• Total destruction of a car: often if the fire begins in the engine block of a vehicle, it will not spread into the passenger compartment on its own. Other signs of arson in a vehicle include cut fuel lines, missing gas caps, or used matches. The springs from the seats of the car can also clue in investigators that the fire was a product of arson. The heat from a car fire alone will not be hot enough to cave in the roof of a car or cause seat springs to sag or become distended. Both of these situations are clues that an accelerant was used in a vehicle fire and was therefore arson. Distended seat springs can be seen below.

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In a case of suspected arson, investigators look for three things to convict a suspect – an intentionally set fire, motive, and opportunity, also called the “arson triangle.” Let’s say Bob’s warehouse burns down one night, but it was old and falling apart anyway and in need of repairs tht Bob can’t afford at the moment. Investigators found clues that an accelerant was used – there’s your intentionally set fire. Bob is trying to collect insurance on his warehouse and whatever was in it – there’s the motive. But Bob was out at a bar the night his warehouse burned to the ground – he has an alibi so he had no opportunity to set the fire. This doesn’t mean investigators won’t dig deeper to try to find out who set the fire (maybe Bob hired someone to torch his warehouse), but for now, Bob is in the clear as far as an arson suspect goes.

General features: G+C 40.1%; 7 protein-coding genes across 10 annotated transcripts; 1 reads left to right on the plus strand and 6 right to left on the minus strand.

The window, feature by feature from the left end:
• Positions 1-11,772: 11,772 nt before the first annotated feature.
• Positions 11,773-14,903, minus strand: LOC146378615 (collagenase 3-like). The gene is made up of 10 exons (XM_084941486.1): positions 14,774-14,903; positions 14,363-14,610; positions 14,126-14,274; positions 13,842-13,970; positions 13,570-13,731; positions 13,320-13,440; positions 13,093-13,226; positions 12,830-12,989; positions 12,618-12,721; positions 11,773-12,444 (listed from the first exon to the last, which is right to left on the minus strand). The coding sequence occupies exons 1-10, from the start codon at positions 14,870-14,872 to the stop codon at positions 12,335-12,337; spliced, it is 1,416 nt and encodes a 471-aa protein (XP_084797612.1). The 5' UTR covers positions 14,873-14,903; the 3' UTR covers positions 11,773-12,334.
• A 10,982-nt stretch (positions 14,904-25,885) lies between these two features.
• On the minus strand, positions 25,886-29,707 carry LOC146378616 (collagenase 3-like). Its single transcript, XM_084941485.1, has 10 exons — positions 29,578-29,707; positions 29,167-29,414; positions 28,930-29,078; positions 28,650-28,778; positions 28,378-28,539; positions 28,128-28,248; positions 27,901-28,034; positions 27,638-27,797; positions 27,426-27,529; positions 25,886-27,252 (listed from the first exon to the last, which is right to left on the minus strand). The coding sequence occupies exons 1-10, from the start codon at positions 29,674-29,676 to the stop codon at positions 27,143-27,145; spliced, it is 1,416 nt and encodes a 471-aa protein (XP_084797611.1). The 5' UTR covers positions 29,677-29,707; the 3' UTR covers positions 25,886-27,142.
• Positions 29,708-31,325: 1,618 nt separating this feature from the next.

Arson investigation can be very involved and can take a while, but it is important that it be processed correctly and accurately. If it is not, an arsonist may get away with setting fires and destroying property.

Source: Barracato, John S. Fire…Is It Arson? U.S.A.: Aetna, 1979. Print.

February 29-March 4

Not much of anything happened on Monday except spontaneous planning. I got out of class early because it was a test day, so I got to the office early enough to eat lunch. During lunch, Mike told Gary that Parks wanted him and Teri to go to Columbia for the Coroner’s Association meeting. Later when Gary and I were in his office, Mike walked by and said that I should go with them and I said yes of course. Gary was second out this week and Sonny was first out but no calls came in on Monday, so I wasn’t doing much except for homework.